Tête-à-Tête: What is the appeal of the BlackBerry Classic?

BlackBerry Classic

Welcome to Tête-à-Tête, a series where two of our writers converse on interesting topics in the mobile landscape — through chat. Think of it as a podcast for readers.

This week, Daniel and Douglas discuss the appeal of the BlackBerry Classic.

Douglas Soltys: Daniel, brave Daniel, help me to understand. While sifting through the numbers this morning, I was flabbergasted to learn that “BlackBerry Classic” was the second most popular search term for the ‘Syrup last month (the top search being “Daniel Bader how tall”).

Now, granted, we are the biggest (and best) mobile site in Canada, the home of BlackBerry, and located in snowy Toronto, the home of Bay Street, BlackBerry’s first conquered domain. But even if every businessperson who was craved a BlackBerry in 2004 suddenly does so again in 2014, that still doesn’t account for the interest. So what the heck is going on?

I’m well on the record as stating that the Classic is another iteration of the same device BlackBerry has been making for years. It’s not only me, however, it’s BlackBerry itself, who has been very forthright that the Classic is intended for legacy BlackBerry users interested in a targeted update to what they already have. Considering BlackBerry’s current global marketshare, that’s enough to bring a tidy profit, but not much more. So what the heck is going on?

In moments of quiet reflection, I’m lead to think that if BlackBerry had created the same device and called it the ‘Q75’ few would be interested. But in dubbing it the ‘Classic’, BlackBerry has adopted the mantle of the past, and that’s what interests. I’m reminded of a similar fevered state around the remake of the Motorola RAZR, a line of devices that was once synonymous with the term cell phone. Is that what’s happening here?

Daniel Bader: Invoking the past is not enough for companies to relive it, especially when the forebear of the product in question — the Bold 9900 — represented the beginning of BlackBerry’s downfall. The Classic is, from what I’ve seen, “classic” John Chen: a candid, transparent appeal to the legacy customer base he’s badly in danger of losing. The Classic is less designed than resurrected; from what I’ve seen, every element of the design and functionality has been informed by RIM circa 2011.

But not only is the market so far removed from that time as to be unrecognizable, BlackBerry as a company is far less bloated, confused and desperate. With the Passport as its flagship and the various numbered models hanging on for backup, the Classic can play two roles: it gives Bold 9900 users a clear upgrade path, and it takes the onus off the disappointing Q10 from appealing to those customers.

Interest in the Classic is coming from outside the business-centric sphere that courted the Passport upon its announcement; people miss that Bold keyboard and quick-access tool belt, and want the best of both worlds. They want the dead-quick communications speeds of the 9900 with the app support of a modern OS. I’m hoping the Classic, in appealing to both sides, doesn’t fail everyone in the process. Do you think it will?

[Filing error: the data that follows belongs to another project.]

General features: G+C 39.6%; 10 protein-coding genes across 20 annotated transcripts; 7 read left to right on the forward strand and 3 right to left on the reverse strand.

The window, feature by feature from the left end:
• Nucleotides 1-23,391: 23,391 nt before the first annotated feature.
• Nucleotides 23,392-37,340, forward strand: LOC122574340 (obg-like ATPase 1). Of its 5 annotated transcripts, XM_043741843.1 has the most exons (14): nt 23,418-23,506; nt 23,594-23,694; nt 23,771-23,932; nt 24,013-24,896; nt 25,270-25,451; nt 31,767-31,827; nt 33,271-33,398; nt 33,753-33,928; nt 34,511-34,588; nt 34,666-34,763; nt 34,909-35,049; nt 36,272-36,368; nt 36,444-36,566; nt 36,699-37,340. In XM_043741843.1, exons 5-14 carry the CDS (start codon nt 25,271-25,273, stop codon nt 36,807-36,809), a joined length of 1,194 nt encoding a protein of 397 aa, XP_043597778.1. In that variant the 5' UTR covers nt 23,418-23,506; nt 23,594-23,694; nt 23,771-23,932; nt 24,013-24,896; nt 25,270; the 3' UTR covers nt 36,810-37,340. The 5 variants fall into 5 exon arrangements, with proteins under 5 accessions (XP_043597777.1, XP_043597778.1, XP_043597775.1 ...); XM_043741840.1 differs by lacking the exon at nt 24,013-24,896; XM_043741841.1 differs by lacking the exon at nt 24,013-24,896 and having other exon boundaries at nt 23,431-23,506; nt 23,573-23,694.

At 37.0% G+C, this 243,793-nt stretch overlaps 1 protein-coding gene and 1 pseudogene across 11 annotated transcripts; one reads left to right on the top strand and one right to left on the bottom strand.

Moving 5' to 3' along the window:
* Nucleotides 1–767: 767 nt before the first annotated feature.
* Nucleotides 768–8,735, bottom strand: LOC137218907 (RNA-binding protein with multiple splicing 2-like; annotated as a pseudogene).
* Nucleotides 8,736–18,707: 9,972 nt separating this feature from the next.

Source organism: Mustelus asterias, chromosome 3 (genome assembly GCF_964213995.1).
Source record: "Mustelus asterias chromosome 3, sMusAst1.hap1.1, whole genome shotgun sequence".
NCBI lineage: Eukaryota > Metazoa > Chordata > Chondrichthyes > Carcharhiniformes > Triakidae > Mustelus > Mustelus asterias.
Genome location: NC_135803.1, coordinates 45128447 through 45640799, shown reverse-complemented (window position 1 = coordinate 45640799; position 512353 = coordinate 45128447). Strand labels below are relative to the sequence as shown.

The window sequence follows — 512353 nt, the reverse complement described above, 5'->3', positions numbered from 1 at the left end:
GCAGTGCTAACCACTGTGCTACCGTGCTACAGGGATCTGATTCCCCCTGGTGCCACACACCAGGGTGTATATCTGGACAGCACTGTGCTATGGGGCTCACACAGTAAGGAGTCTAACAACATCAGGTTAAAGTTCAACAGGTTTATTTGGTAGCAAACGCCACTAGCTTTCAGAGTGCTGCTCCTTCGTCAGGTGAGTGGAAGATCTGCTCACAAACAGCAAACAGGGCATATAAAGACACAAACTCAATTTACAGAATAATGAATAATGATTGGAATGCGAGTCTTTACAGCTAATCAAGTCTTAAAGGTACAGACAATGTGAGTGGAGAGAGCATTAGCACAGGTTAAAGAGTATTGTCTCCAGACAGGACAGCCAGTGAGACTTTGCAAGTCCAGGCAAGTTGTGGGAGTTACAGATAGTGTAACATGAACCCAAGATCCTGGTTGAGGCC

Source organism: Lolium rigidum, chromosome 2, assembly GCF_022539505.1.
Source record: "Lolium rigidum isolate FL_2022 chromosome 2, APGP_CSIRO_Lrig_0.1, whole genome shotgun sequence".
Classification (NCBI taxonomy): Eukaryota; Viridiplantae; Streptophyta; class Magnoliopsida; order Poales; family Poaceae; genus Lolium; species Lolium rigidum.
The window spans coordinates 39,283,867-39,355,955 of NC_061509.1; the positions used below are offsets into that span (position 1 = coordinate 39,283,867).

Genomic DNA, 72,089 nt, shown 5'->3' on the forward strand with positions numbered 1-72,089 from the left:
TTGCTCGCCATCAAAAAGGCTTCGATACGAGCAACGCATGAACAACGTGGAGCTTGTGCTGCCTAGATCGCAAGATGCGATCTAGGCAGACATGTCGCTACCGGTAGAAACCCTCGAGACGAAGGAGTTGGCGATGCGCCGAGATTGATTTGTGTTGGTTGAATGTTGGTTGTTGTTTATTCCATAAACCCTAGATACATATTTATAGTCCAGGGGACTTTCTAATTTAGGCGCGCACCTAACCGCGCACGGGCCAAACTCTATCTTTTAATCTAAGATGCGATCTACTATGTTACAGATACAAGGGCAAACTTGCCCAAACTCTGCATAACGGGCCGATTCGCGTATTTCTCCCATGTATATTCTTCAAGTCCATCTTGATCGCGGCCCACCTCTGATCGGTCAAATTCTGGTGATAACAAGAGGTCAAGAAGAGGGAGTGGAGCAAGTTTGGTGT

Douglas: Sorry, while you were describing the Classic I blacked out and started thinking of the BlackBerry Q10, which delivered essentially the same pitch.

I get antsy with the idea of ‘best of both worlds’ designs. We talk all the time about the choices that hardware manufacturers have to make in their designs, their concessions to cost and physics, and when concessions are not imposed at the outset, they are often experienced in the hand. You are right to say that the Classic is a phone resurrected, but more like Frankenstein’s monster than Lazarus: it’s a menu-based input design being grafted onto a modern OS intended to be all-touch, built by hardware and software teams that had little to do with the 9900 (as tends to happen with mass departures and layoffs), and manufactured in China. The Classic isn’t a comeback device, it’s a facsimile, built to replicate the original experience, but not from the originators of that experience. It’s Journey’s Greatest Hits, sung by Arnel Pineda; it’s a Black Mirror episode.

The Passport, as a fresh reimagining of what a smartphone could be, didn’t get everything right, but that’s a matter of refinement – I’m excited by what future iterations might be. The Classic, to its name, is promising a mix of the past and the present. Which means it’s not the future, for BlackBerry, or for anybody else else.

Daniel: I love Black Mirror, and I also loved my Bold 9900. I have no doubt that upon immediately holding the Classic a wave of nostalgia will hit me like an Aaron Sorkin monologue: technically beautiful but soulless and meant to appeal to a very exclusive club.

The difference between the Bold 9900 and the Classic is in the intervening years BlackBerry has finally realized it has nothing to prove. The Bold was meant to be a consumer device for everyone; the Classic is meant to be a slightly-improved facsimile of an older product that appeals to a select exclusive group. The products are similar, the intentions very different.

And that’s why I think the Classic will be a success; low expectations are built into the product’s DNA.